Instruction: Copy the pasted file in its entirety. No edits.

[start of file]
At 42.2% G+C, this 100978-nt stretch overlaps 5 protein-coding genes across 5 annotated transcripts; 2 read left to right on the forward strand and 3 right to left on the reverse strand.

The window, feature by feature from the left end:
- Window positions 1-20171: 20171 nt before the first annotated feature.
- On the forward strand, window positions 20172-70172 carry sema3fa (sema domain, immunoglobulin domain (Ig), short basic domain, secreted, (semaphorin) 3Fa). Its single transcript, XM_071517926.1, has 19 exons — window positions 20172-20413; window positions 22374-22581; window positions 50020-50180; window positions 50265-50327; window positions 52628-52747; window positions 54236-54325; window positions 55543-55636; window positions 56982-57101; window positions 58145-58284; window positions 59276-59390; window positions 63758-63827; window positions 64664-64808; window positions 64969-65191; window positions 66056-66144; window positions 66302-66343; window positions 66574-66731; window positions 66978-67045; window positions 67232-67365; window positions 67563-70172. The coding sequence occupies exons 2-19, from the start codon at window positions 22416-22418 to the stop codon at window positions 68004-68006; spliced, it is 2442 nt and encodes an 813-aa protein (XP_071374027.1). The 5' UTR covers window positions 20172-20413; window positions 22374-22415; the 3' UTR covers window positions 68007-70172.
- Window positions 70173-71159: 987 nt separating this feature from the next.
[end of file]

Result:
At 42.2% G+C, this 100978-nt stretch overlaps 5 protein-coding genes across 5 annotated transcripts; 2 read left to right on the forward strand and 3 right to left on the reverse strand.

The window, feature by feature from the left end:
- Window positions 1-20171: 20171 nt before the first annotated feature.
- On the forward strand, window positions 20172-70172 carry sema3fa (sema domain, immunoglobulin domain (Ig), short basic domain, secreted, (semaphorin) 3Fa). Its single transcript, XM_071517926.1, has 19 exons — window positions 20172-20413; window positions 22374-22581; window positions 50020-50180; window positions 50265-50327; window positions 52628-52747; window positions 54236-54325; window positions 55543-55636; window positions 56982-57101; window positions 58145-58284; window positions 59276-59390; window positions 63758-63827; window positions 64664-64808; window positions 64969-65191; window positions 66056-66144; window positions 66302-66343; window positions 66574-66731; window positions 66978-67045; window positions 67232-67365; window positions 67563-70172. The coding sequence occupies exons 2-19, from the start codon at window positions 22416-22418 to the stop codon at window positions 68004-68006; spliced, it is 2442 nt and encodes an 813-aa protein (XP_071374027.1). The 5' UTR covers window positions 20172-20413; window positions 22374-22415; the 3' UTR covers window positions 68007-70172.
- Window positions 70173-71159: 987 nt separating this feature from the next.